About two dozen members of the Communications Workers of America visited the Capitol on Wednesday to lobby for better conditions for state employees.
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"They're trying to take away the Merit System, which is really important for state employees," said Natashia Pickens, a Family Support Division eligibility specialist in St. Louis County and CWA Local 6355's president.
"They want to make everyone at-will employees."
In their news release announcing Wednesday's visit, the union pointed to state Sen. Mike Kehoe, R-Jefferson City, for "pushing legislation to eliminate Merit System rules that have protected state workers from corrupt employment practices since the 1970s."
Kehoe sponsors Senate Bill 1007, which proposes numerous changes to the nearly 45-year-old Merit System.
The bill has been endorsed by a Senate committee but has yet to be sent to the floor for full debate.
He said his bill is needed because "our modern economy, employment practices, and the competitive nature of the workforce are radically different from the 1970s. Prospective state employees are likely pursuing multiple potential job opportunities, both within and outside state government.
"If they are the well-qualified employees the state seeks, they will likely have multiple job offers from which to choose."
Pickens said Kehoe's bill would remove discrimination protections that are now part of state law.
"We want to make sure that we're heard on that, and that we want the Merit System to stay in place," she said of the lobbying effort.
Kehoe said, "In our competitive, modern global economy, it is critical for state government to be able to get the best people for every job and have the flexibility to promote them based upon their expertise and their performance.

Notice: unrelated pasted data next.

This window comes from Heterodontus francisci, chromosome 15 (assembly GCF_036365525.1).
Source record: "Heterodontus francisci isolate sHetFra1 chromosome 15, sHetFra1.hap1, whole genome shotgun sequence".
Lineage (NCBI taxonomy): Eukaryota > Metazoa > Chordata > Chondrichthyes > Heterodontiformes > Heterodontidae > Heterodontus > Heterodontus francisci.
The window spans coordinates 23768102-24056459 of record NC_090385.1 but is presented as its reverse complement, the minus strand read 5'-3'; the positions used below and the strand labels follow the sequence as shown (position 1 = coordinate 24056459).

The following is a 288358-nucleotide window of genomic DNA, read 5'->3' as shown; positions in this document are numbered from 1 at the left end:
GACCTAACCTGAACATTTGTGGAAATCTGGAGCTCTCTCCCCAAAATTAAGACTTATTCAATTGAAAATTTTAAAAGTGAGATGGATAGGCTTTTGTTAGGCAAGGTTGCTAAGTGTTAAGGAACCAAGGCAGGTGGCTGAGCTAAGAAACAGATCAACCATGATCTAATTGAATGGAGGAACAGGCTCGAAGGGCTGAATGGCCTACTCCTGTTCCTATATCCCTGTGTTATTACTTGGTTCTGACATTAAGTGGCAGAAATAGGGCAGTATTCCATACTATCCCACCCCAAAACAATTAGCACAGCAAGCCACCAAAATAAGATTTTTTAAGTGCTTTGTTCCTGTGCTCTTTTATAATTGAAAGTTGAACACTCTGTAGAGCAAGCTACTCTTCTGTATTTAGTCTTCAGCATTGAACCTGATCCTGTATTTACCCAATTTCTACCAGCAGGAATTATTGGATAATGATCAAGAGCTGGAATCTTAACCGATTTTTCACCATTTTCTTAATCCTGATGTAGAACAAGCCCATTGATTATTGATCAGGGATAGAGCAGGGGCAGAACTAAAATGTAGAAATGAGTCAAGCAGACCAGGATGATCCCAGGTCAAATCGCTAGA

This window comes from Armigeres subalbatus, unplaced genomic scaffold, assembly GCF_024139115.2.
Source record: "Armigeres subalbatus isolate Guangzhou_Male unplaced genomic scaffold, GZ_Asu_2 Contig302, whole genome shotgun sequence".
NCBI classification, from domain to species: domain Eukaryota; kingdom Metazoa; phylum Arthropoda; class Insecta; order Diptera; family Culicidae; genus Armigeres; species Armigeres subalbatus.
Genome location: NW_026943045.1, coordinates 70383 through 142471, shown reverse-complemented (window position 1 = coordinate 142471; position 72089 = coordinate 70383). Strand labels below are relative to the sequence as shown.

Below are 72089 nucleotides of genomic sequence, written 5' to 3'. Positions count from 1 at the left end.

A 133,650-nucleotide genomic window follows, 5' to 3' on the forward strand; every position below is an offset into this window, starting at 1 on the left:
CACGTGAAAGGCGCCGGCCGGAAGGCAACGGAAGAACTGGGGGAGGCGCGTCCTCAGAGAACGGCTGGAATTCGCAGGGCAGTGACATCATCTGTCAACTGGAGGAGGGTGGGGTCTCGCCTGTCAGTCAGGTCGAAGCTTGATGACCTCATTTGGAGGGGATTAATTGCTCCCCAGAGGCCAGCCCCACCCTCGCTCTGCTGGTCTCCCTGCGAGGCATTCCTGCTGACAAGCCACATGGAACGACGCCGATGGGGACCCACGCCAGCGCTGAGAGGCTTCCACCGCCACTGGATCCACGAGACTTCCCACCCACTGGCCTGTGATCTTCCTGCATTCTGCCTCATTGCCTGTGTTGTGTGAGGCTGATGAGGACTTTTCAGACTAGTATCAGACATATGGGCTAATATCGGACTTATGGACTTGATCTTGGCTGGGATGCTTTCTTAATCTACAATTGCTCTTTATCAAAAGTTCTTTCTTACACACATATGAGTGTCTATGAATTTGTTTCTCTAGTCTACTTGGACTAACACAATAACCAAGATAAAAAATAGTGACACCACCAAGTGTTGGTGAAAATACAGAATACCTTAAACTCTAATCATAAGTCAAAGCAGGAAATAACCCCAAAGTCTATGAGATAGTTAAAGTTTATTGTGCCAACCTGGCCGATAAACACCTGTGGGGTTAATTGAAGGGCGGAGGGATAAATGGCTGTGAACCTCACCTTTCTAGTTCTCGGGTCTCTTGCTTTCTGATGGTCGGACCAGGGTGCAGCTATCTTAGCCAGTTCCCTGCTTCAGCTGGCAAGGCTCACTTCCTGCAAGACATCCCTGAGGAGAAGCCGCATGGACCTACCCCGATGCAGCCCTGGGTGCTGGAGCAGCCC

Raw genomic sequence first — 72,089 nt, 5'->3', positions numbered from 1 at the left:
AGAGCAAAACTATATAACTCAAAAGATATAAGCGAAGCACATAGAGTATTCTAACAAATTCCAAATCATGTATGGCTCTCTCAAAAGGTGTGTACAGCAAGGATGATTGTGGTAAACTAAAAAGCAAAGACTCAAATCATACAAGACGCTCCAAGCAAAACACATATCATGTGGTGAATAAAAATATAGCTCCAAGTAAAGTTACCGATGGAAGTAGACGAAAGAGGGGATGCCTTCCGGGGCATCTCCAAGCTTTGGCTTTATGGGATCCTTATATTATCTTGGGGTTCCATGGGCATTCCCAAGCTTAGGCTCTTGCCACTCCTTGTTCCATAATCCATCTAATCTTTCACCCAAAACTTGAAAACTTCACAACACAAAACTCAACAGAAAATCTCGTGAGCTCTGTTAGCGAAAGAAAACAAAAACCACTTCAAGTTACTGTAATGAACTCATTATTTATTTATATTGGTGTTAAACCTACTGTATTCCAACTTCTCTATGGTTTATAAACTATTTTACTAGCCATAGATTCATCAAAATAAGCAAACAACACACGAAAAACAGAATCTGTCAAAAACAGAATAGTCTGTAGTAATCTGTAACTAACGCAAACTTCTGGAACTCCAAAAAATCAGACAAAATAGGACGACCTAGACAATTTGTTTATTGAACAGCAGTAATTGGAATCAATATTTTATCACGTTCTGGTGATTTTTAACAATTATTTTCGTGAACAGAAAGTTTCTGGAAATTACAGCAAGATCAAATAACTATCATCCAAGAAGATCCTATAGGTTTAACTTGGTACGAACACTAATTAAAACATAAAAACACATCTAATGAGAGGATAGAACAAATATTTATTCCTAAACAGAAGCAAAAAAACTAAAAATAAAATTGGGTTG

"This flexibility is very difficult within the constraints of the merit system and is frustrating for both employees and managers who wants to put good people in the right spots."
The Office of Administration's explanation of the Merit System, found at oa.mo.gov/personnel/job-applicants/missouri-merit-system, says it is "designed to protect employees from arbitrary actions, personal favoritism, and political coercion (and) provides a competitive examination process for recruitment and retention of a qualified workforce, and governs the appointment, promotion, transfer, layoff, removal and discipline of employees."
However, Kehoe said, "Missourians rightly demand that their state government be as effective and efficient as possible, and there is no greater inhibition to effectiveness and efficiency than the current merit system."
Pickens said part of the union's lobbying activity would be reminding lawmakers that state employees are "definitely underpaid — we're 50 out of 50 in the United States, as far as pay."
Kehoe has served on a special legislative committee that's looked at state employees' pay and benefits, and said his proposed law "is a critical step to improving pay for state employees and ensuring that employees are recognized and rewarded based upon their performance."
During his Jan. 10 State of the State address, Gov. Eric Greitens said: "We need to reform state workforce laws that are decades old.
"Today, government can't move people to where they will help the most, can't reward people for good work, and unlike a business, it can't get rid of poor performers who fail our citizens and fail their colleagues."
However, Pickens said Wednesday, "That's an absolute lie. They do have a system in place where they can get rid of people who are not doing the work of the state.
"They have to give them just cause and explain to them what's going on, give them an opportunity to improve — and if they don't improve and, if they do not improve, they do have every right to terminate that employee."
She said she wasn't sure how successful lobbying efforts would be since "the Republican Party has been adamant that they want to get rid of unions."
Still, Pickens thinks Missourians should "get behind the union, support working people and working families, make sure we're paid fairly and make sure that we have systems in place that will prohibit — or at least eliminate — discriminatory practices."